Compound derived from curry spice helps in stroke and TBI

January, 2011

Two new animal studies offer hope for a drug treatment for traumatic brain injury and stroke.

Following indications that the curry spice curcumin (the active ingredient in turmeric) may help protect brain cells from damage, two new studies have been testing a compound called CNB-001, derived from curcumin.

The first (rabbit) study found that CNB-001 is at least as effective as the only existing drug used to treat stroke (TPA), without the unwanted side-effect of reducing clotting in the blood vessels of the brain.

The second study found that CNB-001 dramatically reversed the behavioral deficits in both locomotion and memory in brain-injured rats. As with stroke, CNB-001 was again found to maintain the critical signaling pathways required for nerve cell survival, as well as the connections between nerve cells that are lost with the injury.

At present, there is no treatment for TBI, and only one FDA-approved drug for ischemic stroke

Reference: 

Related News

A Finnish study involving over 1000 older adults suggests that a counselling program can prevent cognitive decline even among those with the Alzheimer’s gene.

A pilot study involving 106 participants of the Rush Memory and Aging Project who had experienced a stroke followed participants for an average of 5.9 years, testing their cognitive function and monitoring their eating habits using food journals.

A small study involving 50 younger adults (18-35; average age 24) has found that those with a higher BMI performed significantly worse on a computerised memory test called the “Treasure Hunt Task”.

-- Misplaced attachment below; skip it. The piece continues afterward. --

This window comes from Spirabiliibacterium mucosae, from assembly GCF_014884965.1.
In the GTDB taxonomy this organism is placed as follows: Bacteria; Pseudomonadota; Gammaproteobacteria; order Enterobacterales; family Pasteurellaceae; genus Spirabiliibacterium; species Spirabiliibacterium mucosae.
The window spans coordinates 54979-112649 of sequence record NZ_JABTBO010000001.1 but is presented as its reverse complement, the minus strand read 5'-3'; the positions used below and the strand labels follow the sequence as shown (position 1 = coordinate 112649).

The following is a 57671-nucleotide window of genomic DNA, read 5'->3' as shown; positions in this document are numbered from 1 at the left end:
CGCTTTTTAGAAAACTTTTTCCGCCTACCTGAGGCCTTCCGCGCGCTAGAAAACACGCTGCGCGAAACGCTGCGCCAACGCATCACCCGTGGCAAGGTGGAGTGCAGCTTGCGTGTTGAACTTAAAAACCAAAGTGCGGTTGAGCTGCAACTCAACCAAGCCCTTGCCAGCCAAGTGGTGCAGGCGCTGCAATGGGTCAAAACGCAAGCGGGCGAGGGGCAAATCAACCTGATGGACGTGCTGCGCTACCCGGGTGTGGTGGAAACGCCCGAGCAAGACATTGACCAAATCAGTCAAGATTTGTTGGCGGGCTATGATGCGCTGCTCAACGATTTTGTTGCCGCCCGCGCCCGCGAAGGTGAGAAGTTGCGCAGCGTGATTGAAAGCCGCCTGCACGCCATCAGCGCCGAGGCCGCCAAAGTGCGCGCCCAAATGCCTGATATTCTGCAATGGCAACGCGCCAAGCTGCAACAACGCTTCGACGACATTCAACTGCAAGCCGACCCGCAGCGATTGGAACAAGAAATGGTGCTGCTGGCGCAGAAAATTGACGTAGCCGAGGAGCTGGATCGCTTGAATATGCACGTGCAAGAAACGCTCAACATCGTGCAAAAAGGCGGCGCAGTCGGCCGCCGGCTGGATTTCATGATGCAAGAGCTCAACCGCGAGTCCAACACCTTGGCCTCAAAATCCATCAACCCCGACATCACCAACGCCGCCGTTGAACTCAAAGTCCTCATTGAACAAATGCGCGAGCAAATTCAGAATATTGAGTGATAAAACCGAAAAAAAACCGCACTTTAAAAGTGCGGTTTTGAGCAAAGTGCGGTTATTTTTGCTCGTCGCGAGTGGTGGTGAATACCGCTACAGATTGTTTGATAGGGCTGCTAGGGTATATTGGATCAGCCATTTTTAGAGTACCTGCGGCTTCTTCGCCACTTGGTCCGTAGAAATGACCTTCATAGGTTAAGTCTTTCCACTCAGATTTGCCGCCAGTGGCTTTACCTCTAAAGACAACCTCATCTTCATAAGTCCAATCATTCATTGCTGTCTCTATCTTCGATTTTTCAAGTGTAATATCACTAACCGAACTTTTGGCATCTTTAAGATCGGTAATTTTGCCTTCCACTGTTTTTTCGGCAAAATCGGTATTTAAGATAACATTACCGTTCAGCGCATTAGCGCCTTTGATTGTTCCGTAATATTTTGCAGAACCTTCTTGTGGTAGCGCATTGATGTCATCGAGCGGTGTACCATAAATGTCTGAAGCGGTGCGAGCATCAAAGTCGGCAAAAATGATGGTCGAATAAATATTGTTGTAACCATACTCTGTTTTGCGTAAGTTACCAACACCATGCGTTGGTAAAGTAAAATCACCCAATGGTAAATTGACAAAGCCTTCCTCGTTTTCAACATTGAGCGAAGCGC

Another study adds to the growing evidence that a Mediterranean diet is good for the aging brain.

A two-year study which involved metabolic testing of 50 people, suggests that Alzheimer's disease consists of three distinct subtypes, each one of which may need to be treated differently. The finding may help explain why it has been so hard to find effective treatments for the disease.

More evidence for the benefits of the Mediterranean diet for fighting age-related cognitive decline comes from a large 5-year study. The study involved 960 older adults, whose cognitive change was assessed over 4.7 years.

Glucose levels linked to cognitive decline in those with

Data from the population-based Finnish Cardiovascular Risk Factors, Aging and Incidence of Dementia (CAIDE) study has revealed that healthy dietary choices in midlife may prevent dementia in later years. Out of 2,000 participants, 1,449 took part in the follow-up.

Following on from the evidence that Alzheimer’s brains show higher levels of metals such as iron, copper, and zinc, a mouse study has found that amyloid plaques in Alzheimer’s-like brains with significant neurodegeneration have about 25% more copper than those with little neurodegeneration.

Data from the very large U.S. National Health and Nutrition Examination Survey (NHANES), involving 23,168 people, has found a significant association between low dietary fiber intake and risk of metabolic syndrome, cardiovascular inflammation, and obesity.

Pages

Subscribe to Latest newsSubscribe to Latest newsSubscribe to Latest health newsSubscribe to Latest news